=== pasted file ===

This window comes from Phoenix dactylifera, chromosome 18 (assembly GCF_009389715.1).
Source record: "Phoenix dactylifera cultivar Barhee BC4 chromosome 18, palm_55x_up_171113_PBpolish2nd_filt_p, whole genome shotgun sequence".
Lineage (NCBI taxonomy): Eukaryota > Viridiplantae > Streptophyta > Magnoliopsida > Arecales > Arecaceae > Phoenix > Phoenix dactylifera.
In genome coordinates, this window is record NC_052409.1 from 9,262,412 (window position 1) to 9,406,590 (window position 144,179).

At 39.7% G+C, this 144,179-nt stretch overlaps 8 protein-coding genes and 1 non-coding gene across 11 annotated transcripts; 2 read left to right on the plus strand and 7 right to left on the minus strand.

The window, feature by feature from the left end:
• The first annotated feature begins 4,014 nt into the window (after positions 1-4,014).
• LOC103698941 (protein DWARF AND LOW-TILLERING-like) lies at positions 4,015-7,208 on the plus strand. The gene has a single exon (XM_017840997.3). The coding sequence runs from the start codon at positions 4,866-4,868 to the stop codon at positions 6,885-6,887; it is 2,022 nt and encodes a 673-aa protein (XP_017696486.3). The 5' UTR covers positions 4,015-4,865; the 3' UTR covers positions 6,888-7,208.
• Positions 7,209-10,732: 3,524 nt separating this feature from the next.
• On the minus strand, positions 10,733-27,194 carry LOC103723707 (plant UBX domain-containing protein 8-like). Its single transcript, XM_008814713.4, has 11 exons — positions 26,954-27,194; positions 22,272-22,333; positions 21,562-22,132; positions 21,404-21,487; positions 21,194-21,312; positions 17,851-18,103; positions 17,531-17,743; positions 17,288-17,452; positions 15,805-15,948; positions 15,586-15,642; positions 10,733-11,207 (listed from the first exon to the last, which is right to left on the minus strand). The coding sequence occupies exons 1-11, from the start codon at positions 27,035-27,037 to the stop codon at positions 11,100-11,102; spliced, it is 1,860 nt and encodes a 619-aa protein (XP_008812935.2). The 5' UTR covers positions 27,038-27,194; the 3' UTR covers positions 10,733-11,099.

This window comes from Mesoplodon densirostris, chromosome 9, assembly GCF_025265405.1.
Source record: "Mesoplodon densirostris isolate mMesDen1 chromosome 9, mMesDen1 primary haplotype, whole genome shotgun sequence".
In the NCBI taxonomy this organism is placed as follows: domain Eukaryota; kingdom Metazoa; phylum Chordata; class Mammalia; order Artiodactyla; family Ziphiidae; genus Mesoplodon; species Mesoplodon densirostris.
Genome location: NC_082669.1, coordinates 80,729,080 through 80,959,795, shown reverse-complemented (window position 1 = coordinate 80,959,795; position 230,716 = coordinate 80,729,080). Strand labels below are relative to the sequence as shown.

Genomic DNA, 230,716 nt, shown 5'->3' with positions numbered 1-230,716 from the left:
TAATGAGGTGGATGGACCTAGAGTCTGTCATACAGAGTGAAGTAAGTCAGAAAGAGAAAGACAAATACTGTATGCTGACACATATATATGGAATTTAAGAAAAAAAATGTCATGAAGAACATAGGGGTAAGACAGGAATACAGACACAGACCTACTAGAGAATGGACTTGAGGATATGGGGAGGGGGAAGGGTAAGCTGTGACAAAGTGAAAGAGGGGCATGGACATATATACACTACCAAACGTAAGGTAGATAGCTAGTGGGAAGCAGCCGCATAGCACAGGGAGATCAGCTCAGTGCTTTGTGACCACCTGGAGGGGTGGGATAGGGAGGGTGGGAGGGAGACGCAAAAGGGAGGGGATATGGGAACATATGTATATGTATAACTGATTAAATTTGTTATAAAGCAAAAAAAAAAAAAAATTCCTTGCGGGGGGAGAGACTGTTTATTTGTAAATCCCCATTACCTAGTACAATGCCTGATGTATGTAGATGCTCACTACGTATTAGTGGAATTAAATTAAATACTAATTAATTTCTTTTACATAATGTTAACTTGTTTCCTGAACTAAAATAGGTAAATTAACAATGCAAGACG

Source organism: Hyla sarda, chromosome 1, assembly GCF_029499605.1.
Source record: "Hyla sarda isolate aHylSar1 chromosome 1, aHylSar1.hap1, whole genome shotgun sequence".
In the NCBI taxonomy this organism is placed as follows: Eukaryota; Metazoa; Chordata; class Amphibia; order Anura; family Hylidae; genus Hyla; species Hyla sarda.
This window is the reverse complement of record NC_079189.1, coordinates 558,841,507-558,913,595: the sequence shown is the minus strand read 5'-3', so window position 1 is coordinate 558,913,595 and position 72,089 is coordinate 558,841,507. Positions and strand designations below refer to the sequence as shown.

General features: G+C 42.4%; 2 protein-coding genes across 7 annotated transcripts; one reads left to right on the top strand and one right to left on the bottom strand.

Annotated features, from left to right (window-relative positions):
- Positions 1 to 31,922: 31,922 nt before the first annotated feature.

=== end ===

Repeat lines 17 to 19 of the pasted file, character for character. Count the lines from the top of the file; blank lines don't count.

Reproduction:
Source organism: Hyla sarda, chromosome 1, assembly GCF_029499605.1.
Source record: "Hyla sarda isolate aHylSar1 chromosome 1, aHylSar1.hap1, whole genome shotgun sequence".
In the NCBI taxonomy this organism is placed as follows: Eukaryota; Metazoa; Chordata; class Amphibia; order Anura; family Hylidae; genus Hyla; species Hyla sarda.